Checking date: 12/04/2024

Course: 2024/2025

Linear Algebra
Bachelor in Energy Engineering (Plan: 452 - Estudio: 280)


Department assigned to the subject: Mathematics Department

Type: Basic Core
ECTS Credits: 6.0 ECTS


Branch of knowledge: Engineering and Architecture

The student is expected to know and understand the fundamental concepts of: - Systems of linear equations - Matrix and vector algebra. - Vector subspaces in C^n. The student is expected to acquire and develop the ability to: - Operate and solve equations with comples numbers - Discuss the existence and uniqueness of solutions of a system of linear equations - Solve a consistent system of linear equations - Carry out basic operations with vectors and matrices - Determine whether a square matrix is invertible or not, and compute the inverse matrix if it exists - Determine whether a subset of a vector space is a subspace or not - Find bases of a vector subspace, and compute change-of-basis matrices - Compute eigenvalues and eigenvectors of a square matrix - Determine whether a square matrix is diagonalizable or not - Obtain an orthonormal basis from an arbitrary basis of a subspace - Solve least-squares problems - Determine whether a square matrix is unitarily diagonalizable or not
Skills and learning outcomes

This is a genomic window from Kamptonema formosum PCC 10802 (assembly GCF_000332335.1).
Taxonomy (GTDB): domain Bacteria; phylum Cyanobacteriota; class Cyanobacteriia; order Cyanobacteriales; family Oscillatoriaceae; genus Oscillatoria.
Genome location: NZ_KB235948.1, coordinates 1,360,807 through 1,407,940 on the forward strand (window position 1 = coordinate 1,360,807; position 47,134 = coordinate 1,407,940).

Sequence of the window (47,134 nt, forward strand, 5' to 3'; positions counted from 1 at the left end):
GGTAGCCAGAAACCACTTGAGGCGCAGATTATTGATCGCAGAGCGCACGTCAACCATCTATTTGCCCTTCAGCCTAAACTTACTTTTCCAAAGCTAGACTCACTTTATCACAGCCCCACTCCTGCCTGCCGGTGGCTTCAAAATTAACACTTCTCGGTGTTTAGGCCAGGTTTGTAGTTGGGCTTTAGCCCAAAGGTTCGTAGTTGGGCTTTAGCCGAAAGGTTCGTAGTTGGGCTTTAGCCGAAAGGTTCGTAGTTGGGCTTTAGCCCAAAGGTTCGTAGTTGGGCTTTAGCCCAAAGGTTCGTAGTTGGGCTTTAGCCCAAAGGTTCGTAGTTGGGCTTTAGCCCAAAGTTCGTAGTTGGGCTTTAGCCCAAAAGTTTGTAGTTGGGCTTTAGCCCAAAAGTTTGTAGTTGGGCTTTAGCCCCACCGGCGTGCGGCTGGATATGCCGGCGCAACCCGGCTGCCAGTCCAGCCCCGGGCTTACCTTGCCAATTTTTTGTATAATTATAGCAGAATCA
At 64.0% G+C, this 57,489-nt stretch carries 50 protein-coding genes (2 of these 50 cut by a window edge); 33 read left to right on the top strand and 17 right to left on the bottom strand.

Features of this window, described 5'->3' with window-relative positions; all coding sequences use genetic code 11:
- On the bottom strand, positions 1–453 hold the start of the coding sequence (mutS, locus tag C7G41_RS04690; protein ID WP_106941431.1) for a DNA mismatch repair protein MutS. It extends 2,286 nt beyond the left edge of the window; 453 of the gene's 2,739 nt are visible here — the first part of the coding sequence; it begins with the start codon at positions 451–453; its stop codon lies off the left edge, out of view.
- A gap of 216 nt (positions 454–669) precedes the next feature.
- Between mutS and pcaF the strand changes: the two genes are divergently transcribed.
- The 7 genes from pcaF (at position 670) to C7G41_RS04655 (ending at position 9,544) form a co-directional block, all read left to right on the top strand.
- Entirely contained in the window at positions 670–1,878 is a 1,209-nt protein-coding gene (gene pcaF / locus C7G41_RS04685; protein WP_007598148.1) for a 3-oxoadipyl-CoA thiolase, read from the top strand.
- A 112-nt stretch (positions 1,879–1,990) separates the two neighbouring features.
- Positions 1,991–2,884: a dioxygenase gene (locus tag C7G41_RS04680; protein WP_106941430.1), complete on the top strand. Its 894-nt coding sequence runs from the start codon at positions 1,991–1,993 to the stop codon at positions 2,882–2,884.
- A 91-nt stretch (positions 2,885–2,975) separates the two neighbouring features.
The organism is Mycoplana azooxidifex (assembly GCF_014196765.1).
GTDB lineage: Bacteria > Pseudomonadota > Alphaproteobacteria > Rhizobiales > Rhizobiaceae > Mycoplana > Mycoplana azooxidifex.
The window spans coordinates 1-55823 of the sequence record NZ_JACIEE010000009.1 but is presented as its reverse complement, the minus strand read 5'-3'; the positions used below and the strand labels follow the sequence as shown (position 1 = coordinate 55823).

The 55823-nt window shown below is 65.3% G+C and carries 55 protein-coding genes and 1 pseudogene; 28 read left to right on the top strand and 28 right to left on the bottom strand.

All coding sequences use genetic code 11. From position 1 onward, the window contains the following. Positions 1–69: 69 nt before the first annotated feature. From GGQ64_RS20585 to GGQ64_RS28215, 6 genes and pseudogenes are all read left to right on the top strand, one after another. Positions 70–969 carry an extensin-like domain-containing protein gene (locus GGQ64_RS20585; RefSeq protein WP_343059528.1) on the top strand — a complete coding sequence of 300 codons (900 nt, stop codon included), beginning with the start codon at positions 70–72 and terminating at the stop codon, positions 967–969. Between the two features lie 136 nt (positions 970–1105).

CB1. Students have demonstrated possession and understanding of knowledge in an area of study that builds on the foundation of general secondary education, and is usually at a level that, while relying on advanced textbooks, also includes some aspects that involve knowledge from the cutting edge of their field of study. CB2. Students are able to apply their knowledge to their work or vocation in a professional manner and possess the competences usually demonstrated through the development and defence of arguments and problem solving within their field of study. CB3. Students have the ability to gather and interpret relevant data (usually within their field of study) in order to make judgements which include reflection on relevant social, scientific or ethical issues. CB4. Students should be able to communicate information, ideas, problems and solutions to both specialist and non-specialist audiences. CB5. Students will have developed the learning skills necessary to undertake further study with a high degree of autonomy. CG1. Analyze, formulate and solve problems with initiative, decision-making, creativity,critical reasoning skills and ability to efficiently communicate and transmit knowledge, skills and abilities in the Energy Engineering field CG10. Being able to work in a multi-lingual and multidisciplinary environment CE1 Módulo FB. Ability to solve the mathematic problems arising in engineering. Aptitude for applying knowledge on: linear algebra; geometry; differential geometry; differential and integral calculus; differential equations and partial derivatives in differential equations; numerical methods; numerical algorithms; statistics and optimization. CT1. Ability to communicate knowledge orally as well as in writing to a specialized and non-specialized public. CT2. Ability to establish good interpersonal communication and to work in multidisciplinary and international teams. CT3. Ability to organize and plan work, making appropriate decisions based on available information, gathering and interpreting relevant data to make sound judgement within the study area. CT4. Motivation and ability to commit to lifelong autonomous learning to enable graduates to adapt to any new situation. By the end of this content area, students will be able to have: RA1.1. knowledge and understanding of the mathematical principles underlying their branch of engineering; RA2.1 the ability to apply their knowledge and understanding to identify, formulate and solve mathematical problems using established methods; RA5.1 the ability to select and use appropriate tools and methods to solve mathematical problems; RA5.2 the ability to combine theory and practice to solve mathematical problems.